Understanding the Vaccines: Though the vaccinations have commenced there is a lack of clarity on six issues. First, are all the vaccines going to require two jabs? This confounds the vaccination, in crowded localities in slums and villages. Governments will find it difficult to ensure that every person returns for the second jab. Many people have ignored masking, despite fines. They may ignore the second jab, thinking that the first is adequate. Second, if a person returns for the second jab and the original brand vaccine is not available, can the second jab be with a different brand of vaccine? Johnson & Johnson are working on a single jab vaccine. This will be major relief.

Third, we need to understand the dosage of the two jabs. For instance, the AstraZeneca trials have indicated higher efficacy of the vaccine, with a lower volume first jab, followed by a higher volume second jab. Fourth, the exact time gap between the two jabs needs to be clearly and widely communicated.

Fifth, countries, may not approve all the vaccines. For instance, the Chinese and Russian vaccines have not been cleared by the USA or Europe. We need to understand the implications of getting inoculating twice. For instance, a person may take the vaccines his country is offering. He may then have to travel abroad. The destination country may have approved different vaccines. Will the person be safe, getting inoculated twice, with two different vaccines?

Sixth, we need to understand the time span for which a person is protected from the disease after vaccination. According to the CEO of Moderna, their vaccine can protect a person for about two years. So, are we supposed to be getting vaccinated very two years?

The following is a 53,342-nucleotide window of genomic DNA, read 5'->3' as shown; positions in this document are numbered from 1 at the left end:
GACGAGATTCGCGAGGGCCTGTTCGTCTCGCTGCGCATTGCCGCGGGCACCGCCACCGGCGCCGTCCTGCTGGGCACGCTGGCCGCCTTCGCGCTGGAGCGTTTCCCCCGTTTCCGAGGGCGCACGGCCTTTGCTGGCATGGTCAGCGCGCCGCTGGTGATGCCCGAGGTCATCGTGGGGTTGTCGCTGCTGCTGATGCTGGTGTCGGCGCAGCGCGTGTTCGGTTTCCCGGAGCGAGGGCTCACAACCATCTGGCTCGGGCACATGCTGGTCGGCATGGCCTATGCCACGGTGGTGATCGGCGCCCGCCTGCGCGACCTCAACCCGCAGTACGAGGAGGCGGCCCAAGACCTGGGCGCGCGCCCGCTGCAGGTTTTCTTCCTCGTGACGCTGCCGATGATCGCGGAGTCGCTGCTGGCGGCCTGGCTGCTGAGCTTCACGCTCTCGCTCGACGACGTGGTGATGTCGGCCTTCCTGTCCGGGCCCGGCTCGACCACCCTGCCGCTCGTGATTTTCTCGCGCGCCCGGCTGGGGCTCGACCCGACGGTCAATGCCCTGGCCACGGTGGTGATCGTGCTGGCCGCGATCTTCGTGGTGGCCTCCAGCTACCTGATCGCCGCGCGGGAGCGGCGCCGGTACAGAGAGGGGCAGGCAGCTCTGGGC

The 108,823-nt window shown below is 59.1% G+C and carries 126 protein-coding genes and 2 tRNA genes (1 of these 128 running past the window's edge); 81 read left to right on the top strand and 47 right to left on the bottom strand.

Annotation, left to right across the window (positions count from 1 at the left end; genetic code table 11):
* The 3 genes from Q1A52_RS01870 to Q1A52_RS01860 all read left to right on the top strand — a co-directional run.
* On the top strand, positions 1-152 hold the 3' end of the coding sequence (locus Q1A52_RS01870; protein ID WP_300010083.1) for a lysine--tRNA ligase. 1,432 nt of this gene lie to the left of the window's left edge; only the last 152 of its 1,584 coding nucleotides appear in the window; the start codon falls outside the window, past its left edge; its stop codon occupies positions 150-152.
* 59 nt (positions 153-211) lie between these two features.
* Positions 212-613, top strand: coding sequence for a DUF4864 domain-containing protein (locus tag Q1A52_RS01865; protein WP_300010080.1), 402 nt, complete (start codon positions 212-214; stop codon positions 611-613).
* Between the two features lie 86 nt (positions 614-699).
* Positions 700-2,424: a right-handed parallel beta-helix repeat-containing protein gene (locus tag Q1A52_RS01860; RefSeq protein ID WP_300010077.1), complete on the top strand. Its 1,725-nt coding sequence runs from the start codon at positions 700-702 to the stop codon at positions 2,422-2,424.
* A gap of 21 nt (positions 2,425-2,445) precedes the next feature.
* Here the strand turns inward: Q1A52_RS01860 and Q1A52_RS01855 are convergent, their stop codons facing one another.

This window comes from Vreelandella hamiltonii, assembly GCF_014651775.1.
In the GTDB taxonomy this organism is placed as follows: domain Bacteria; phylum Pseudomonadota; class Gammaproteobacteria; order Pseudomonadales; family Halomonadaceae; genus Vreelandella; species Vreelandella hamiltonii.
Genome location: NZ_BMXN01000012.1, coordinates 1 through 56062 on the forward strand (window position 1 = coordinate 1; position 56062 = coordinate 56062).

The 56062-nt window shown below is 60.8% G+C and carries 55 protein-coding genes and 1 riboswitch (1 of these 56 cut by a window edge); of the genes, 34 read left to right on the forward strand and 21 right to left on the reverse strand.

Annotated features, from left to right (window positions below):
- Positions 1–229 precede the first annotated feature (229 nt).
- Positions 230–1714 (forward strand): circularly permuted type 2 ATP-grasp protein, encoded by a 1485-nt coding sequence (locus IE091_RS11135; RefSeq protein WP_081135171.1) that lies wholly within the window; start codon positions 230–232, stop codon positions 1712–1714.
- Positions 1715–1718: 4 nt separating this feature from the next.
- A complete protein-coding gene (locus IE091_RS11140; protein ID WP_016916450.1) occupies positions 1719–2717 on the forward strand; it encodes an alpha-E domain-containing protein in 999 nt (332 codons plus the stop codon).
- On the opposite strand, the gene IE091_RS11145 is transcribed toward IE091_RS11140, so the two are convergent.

Everyone who get inoculated should be given a card, confirming that he has taken the jabs. This card should always be carried by the person, especially when travelling.

UNO and WHO Must be Proactive: The United Nations, WHO and developed countries, should ensure the funds and the vaccines to inoculate Africa and Asia in 2021. According to WHO, Africa needs USD 5.7 billion for vaccinating the priority sectors, plus 15 percent for ancillary equipment like syringes, etc. African governments should collaborate with the private sector to ensure that the vaccines reach every village.

No nation or country should have to suffer a protracted pandemic just because it does not have the resources to buy the vaccines. Many nations are poor due to the history of colonisation, weak infrastructure and inadequate educational facilities. Gradually, they will overcome these hurdles. The world cannot let Africa and Asia fail.

In the long history of mankind, leaders have never had the opportunity, to make a difference to their people, as of now. The very lives of people, depend on the decisions that leaders make in these turbulent times. We cannot afford to be lackadaisical. Human lives are precious. When the history of Covid-19 is written, the quality of some of the populist leaders, who managed the disease in their countries, will make a putrid chapter.

Aneja was the Managing Director of Unilever Tanzania. He is an alumnus of Harvard Business School and the author of books entitled, “Rural Marketing across Countries and “Business Express”. He is a Management Consultant.